and then…those that work miracles started working their magic.
“There’s a doctor here who has been thinking of trying an experimental procedure. You’ll be his first patient and there are no guarantees. Do you want to try it?”
“At this point, I have nothing to lose. Give me the papers. I’ll sign.”
“You’ll have to wait eight hours with your feet up and head down so things can settle and gravity can work with us.”
“Whatever it takes.”
“I can put you under during the procedure, but if your body goes into labor, we’ll have to wake you up, and you’ll have to start pushing because you’re too far along do to anything else.”
“Put me out.”
“There is only a 3% chance that this procedure will work.”
“I will take that 3%.”
Another side-effect of my condition is stubbornness, also known as persistence. Sometimes it works in my favor. Apparently, that’s something my daughter and I have in common, because despite the odds…
my baby lived.
When she came out of me and into the world one day in January, fifteen years ago, the doctor told me to reach down and put my right index finger into her hand. She squeezed my finger (as babies’ reflexes train them to do) and it was a victory handshake, almost as if she was saying, “We did it, mama. We made it through.”
Because of this experience, because of her, I am forever changed. The atoms, molecules, and cells that make up my body, our body, the body that we once shared, are still here. I am still me, but this ending, this beginning is–to date–still the one that comes to the forefront of my mind as a truly defining moment.
I am convinced of the fact that…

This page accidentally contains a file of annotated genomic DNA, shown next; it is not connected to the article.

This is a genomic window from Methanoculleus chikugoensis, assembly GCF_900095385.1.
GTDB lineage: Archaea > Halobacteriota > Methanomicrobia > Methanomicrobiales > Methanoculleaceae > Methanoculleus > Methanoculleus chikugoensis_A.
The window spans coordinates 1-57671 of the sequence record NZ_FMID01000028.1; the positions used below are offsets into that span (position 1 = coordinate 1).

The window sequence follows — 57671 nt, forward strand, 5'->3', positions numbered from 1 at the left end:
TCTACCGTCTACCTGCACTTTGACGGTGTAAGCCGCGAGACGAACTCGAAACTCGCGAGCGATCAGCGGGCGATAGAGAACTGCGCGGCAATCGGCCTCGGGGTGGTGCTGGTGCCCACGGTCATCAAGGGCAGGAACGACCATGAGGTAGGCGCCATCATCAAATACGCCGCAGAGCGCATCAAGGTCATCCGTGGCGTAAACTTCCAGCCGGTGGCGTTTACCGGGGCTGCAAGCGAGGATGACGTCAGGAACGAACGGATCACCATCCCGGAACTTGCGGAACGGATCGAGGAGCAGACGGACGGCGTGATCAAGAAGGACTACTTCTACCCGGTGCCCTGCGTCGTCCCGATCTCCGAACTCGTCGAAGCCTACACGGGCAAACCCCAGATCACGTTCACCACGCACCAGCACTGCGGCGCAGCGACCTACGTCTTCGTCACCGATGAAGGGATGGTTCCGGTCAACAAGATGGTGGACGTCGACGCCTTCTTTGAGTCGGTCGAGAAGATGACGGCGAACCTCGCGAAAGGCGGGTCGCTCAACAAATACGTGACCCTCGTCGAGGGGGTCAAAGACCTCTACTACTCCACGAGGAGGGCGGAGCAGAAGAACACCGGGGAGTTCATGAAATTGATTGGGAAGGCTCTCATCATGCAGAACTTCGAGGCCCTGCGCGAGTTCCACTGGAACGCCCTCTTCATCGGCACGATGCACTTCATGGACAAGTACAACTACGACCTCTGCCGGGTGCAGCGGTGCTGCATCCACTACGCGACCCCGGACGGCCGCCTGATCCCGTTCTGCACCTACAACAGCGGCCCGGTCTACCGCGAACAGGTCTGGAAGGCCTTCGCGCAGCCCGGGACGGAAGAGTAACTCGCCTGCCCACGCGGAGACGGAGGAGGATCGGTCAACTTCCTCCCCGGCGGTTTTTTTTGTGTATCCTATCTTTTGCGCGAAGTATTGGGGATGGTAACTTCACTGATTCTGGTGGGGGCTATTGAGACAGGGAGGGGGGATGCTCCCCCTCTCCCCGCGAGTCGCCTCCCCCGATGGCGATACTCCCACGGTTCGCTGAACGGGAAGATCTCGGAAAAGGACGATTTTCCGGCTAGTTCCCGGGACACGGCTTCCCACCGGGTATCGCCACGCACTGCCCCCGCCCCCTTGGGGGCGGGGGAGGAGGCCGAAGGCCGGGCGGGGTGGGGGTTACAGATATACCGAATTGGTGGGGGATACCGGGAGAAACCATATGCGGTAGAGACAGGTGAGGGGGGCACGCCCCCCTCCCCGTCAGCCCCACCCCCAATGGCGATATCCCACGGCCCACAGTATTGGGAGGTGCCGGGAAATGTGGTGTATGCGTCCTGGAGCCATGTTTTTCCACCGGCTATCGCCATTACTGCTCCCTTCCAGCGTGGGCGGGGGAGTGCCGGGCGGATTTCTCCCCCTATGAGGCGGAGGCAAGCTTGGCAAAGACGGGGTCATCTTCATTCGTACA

Though I am impatient, because I am a mother, I am more patient, loving, forgiving, and compassionate.
Though I am hyper independent, because I am a mother, I have learned the importance of interdependence and appreciating how much more comes from joining with others to achieve a shared mission or goal.
And though I am stubborn, because I am a mother, I have become persistent and relentless in the pursuit of a more just and equitable education for children in this world–a few thousand of whom I have had the honor to teach–and who each, in their own distinct ways, mean the world to me.
So it is because of my daughter, really, that I am a teacher. She taught me what it means to love unconditionally, to dedicate all that I am and have to the betterment of others and betterment of myself for others.
I have never really been one to believe in miracles, but since this is traditionally the time for such, as much as it is the time for remembering purpose and setting intentions, I felt it appropriate to remember my miracle and to re-state my purpose.
It is being both teacher, and mother that have been the true miracles in my life. In these roles I have found my true purpose. I am thankful every day for the gift of having children in my life–both those that are mine, and those entrusted to my care. Whether they love me or not, the experience and honor of being their co-conspirator, their partner in exploration of this great big thing we call “Life,” has made me better, and for that I am eternally grateful. That I can say without exception, or condition.